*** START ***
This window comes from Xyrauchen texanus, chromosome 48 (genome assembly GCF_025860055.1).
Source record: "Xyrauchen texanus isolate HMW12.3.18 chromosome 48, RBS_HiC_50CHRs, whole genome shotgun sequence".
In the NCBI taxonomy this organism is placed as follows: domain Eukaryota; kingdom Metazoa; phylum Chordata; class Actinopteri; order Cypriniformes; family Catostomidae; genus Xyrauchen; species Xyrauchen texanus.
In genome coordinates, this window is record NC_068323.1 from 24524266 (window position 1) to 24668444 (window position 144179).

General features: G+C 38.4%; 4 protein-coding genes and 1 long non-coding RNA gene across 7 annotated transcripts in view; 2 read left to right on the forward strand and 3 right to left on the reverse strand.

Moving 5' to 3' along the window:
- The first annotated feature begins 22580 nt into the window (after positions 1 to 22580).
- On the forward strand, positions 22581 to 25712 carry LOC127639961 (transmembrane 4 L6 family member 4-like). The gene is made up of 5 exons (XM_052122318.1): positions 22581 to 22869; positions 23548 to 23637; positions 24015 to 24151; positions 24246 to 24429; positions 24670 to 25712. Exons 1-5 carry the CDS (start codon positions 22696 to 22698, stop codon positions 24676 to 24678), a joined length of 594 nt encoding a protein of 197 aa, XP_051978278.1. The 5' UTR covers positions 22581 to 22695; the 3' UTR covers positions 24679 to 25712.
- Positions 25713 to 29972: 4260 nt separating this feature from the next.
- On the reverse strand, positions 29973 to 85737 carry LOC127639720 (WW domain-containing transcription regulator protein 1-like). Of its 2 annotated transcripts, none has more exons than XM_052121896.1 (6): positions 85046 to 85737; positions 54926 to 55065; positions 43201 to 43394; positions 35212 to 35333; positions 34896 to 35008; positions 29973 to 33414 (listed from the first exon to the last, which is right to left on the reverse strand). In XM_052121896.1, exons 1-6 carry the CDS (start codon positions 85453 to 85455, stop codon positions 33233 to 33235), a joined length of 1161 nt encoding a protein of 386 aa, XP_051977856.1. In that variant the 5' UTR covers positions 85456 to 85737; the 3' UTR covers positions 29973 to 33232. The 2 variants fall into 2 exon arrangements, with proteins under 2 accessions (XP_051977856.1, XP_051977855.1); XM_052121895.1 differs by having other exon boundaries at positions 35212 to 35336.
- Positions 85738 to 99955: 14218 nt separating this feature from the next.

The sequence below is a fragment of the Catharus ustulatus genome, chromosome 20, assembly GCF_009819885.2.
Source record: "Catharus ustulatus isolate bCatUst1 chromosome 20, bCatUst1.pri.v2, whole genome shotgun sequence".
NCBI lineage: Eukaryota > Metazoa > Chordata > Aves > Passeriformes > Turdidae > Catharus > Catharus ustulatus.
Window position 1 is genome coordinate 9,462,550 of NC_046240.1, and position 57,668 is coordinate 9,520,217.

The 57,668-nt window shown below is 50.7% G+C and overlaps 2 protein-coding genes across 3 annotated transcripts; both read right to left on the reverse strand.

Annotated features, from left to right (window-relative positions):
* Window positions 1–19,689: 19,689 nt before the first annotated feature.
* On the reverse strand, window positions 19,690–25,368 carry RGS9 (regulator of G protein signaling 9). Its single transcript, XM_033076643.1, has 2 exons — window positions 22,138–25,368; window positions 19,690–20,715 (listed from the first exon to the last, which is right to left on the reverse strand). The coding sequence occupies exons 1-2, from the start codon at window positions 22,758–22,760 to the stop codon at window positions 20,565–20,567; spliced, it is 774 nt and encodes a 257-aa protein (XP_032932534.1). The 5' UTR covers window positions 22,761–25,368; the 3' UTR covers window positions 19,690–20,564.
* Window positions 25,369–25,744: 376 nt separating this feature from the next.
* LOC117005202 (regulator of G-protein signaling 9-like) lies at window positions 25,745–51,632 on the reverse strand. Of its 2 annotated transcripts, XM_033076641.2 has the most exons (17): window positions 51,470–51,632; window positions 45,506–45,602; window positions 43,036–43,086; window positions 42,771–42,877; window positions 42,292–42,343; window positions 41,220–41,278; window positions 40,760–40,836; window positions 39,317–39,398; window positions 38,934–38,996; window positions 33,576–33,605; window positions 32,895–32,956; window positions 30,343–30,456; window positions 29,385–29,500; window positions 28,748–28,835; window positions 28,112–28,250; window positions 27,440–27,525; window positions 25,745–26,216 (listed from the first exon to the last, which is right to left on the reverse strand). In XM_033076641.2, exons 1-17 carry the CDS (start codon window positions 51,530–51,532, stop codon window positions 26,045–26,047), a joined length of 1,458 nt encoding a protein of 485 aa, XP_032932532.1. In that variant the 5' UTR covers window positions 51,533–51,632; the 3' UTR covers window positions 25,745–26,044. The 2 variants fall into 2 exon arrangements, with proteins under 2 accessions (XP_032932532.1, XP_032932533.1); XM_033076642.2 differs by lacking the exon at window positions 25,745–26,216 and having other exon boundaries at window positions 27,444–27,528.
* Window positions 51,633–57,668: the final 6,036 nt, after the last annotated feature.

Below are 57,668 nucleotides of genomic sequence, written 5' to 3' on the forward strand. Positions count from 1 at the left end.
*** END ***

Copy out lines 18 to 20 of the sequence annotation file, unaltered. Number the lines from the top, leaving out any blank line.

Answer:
* Window positions 1–19,689: 19,689 nt before the first annotated feature.
* On the reverse strand, window positions 19,690–25,368 carry RGS9 (regulator of G protein signaling 9). Its single transcript, XM_033076643.1, has 2 exons — window positions 22,138–25,368; window positions 19,690–20,715 (listed from the first exon to the last, which is right to left on the reverse strand). The coding sequence occupies exons 1-2, from the start codon at window positions 22,758–22,760 to the stop codon at window positions 20,565–20,567; spliced, it is 774 nt and encodes a 257-aa protein (XP_032932534.1). The 5' UTR covers window positions 22,761–25,368; the 3' UTR covers window positions 19,690–20,564.
* Window positions 25,369–25,744: 376 nt separating this feature from the next.